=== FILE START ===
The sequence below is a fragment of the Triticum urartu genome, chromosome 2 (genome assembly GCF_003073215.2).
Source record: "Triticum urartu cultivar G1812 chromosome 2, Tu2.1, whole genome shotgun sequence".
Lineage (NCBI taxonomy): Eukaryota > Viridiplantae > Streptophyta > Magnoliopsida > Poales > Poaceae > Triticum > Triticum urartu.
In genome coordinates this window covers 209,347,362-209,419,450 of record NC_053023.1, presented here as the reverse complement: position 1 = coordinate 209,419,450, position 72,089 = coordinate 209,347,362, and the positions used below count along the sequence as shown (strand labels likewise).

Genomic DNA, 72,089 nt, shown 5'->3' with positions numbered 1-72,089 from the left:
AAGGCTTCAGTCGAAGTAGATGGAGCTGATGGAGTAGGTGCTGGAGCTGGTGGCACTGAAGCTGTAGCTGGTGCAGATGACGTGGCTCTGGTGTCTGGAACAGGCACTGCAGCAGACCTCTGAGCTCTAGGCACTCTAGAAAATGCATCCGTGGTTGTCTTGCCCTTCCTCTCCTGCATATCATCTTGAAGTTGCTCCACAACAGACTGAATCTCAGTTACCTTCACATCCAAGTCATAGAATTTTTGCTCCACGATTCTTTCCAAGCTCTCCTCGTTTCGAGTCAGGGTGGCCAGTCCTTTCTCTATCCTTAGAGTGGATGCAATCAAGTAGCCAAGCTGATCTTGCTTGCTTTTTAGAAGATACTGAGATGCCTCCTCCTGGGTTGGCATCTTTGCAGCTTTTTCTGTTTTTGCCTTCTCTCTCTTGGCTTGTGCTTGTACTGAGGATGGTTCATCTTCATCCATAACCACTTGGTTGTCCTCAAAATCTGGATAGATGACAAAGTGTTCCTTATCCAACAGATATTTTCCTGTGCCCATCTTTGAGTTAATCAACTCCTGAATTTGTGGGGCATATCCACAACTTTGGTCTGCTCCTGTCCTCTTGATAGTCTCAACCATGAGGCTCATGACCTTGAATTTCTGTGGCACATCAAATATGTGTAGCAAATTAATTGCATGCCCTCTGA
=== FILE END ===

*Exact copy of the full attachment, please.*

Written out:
The sequence below is a fragment of the Triticum urartu genome, chromosome 2 (genome assembly GCF_003073215.2).
Source record: "Triticum urartu cultivar G1812 chromosome 2, Tu2.1, whole genome shotgun sequence".
Lineage (NCBI taxonomy): Eukaryota > Viridiplantae > Streptophyta > Magnoliopsida > Poales > Poaceae > Triticum > Triticum urartu.
In genome coordinates this window covers 209,347,362-209,419,450 of record NC_053023.1, presented here as the reverse complement: position 1 = coordinate 209,419,450, position 72,089 = coordinate 209,347,362, and the positions used below count along the sequence as shown (strand labels likewise).

Genomic DNA, 72,089 nt, shown 5'->3' with positions numbered 1-72,089 from the left:
AAGGCTTCAGTCGAAGTAGATGGAGCTGATGGAGTAGGTGCTGGAGCTGGTGGCACTGAAGCTGTAGCTGGTGCAGATGACGTGGCTCTGGTGTCTGGAACAGGCACTGCAGCAGACCTCTGAGCTCTAGGCACTCTAGAAAATGCATCCGTGGTTGTCTTGCCCTTCCTCTCCTGCATATCATCTTGAAGTTGCTCCACAACAGACTGAATCTCAGTTACCTTCACATCCAAGTCATAGAATTTTTGCTCCACGATTCTTTCCAAGCTCTCCTCGTTTCGAGTCAGGGTGGCCAGTCCTTTCTCTATCCTTAGAGTGGATGCAATCAAGTAGCCAAGCTGATCTTGCTTGCTTTTTAGAAGATACTGAGATGCCTCCTCCTGGGTTGGCATCTTTGCAGCTTTTTCTGTTTTTGCCTTCTCTCTCTTGGCTTGTGCTTGTACTGAGGATGGTTCATCTTCATCCATAACCACTTGGTTGTCCTCAAAATCTGGATAGATGACAAAGTGTTCCTTATCCAACAGATATTTTCCTGTGCCCATCTTTGAGTTAATCAACTCCTGAATTTGTGGGGCATATCCACAACTTTGGTCTGCTCCTGTCCTCTTGATAGTCTCAACCATGAGGCTCATGACCTTGAATTTCTGTGGCACATCAAATATGTGTAGCAAATTAATTGCATGCCCTCTGA